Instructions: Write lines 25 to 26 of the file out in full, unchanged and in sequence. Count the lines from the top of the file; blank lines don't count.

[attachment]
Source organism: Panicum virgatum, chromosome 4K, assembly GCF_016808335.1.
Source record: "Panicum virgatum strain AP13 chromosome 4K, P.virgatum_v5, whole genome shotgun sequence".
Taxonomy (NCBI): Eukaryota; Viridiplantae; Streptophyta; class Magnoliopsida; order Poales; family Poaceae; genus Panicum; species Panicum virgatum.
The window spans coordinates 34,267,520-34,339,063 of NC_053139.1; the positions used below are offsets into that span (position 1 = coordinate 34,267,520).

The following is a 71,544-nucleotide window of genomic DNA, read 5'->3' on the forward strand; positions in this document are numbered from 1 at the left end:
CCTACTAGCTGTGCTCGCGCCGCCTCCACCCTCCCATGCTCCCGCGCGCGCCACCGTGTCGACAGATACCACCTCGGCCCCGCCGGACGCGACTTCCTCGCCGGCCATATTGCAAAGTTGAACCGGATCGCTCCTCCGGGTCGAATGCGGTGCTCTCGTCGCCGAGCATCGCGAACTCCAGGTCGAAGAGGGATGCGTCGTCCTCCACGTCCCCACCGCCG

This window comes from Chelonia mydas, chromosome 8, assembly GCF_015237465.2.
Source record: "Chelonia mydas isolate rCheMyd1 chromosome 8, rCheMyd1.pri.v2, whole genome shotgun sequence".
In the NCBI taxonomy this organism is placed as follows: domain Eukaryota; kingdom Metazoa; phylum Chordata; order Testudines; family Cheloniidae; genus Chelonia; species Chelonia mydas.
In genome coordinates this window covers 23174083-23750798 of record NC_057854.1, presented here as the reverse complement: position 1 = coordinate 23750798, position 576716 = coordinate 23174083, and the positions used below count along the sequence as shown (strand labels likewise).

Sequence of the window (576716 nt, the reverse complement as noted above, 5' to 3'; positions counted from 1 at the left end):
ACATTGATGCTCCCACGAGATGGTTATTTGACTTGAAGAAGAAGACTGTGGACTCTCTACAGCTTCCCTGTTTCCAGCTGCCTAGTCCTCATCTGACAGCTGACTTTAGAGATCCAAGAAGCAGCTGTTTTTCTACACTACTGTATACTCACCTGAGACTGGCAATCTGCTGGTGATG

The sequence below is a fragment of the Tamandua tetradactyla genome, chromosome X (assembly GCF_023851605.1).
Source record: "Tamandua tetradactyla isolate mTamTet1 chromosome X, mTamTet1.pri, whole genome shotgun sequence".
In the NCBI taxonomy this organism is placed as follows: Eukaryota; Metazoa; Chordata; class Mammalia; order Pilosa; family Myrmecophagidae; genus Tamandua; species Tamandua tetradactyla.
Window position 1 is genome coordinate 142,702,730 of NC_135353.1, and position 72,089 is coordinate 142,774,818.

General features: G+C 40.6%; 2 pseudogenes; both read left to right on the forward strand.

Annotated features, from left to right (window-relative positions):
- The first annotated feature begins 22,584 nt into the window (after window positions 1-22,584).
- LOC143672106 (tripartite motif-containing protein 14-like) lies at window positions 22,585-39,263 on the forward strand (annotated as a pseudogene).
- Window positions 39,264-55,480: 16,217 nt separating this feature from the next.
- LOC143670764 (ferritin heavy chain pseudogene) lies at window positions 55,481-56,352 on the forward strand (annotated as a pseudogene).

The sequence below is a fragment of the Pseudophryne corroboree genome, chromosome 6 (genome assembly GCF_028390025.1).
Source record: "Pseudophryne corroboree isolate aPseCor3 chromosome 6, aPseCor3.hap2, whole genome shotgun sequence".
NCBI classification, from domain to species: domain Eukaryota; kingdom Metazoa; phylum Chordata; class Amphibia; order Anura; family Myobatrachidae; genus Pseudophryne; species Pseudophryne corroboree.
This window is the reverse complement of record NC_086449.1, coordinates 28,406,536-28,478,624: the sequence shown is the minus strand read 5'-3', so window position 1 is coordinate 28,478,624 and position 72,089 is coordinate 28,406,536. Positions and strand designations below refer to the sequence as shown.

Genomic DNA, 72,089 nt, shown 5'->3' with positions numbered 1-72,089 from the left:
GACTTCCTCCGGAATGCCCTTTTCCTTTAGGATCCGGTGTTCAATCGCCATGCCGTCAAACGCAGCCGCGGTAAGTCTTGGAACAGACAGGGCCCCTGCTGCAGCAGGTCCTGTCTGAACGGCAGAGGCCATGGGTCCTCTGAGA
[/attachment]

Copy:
NCBI classification, from domain to species: domain Eukaryota; kingdom Metazoa; phylum Chordata; class Amphibia; order Anura; family Myobatrachidae; genus Pseudophryne; species Pseudophryne corroboree.
This window is the reverse complement of record NC_086449.1, coordinates 28,406,536-28,478,624: the sequence shown is the minus strand read 5'-3', so window position 1 is coordinate 28,478,624 and position 72,089 is coordinate 28,406,536. Positions and strand designations below refer to the sequence as shown.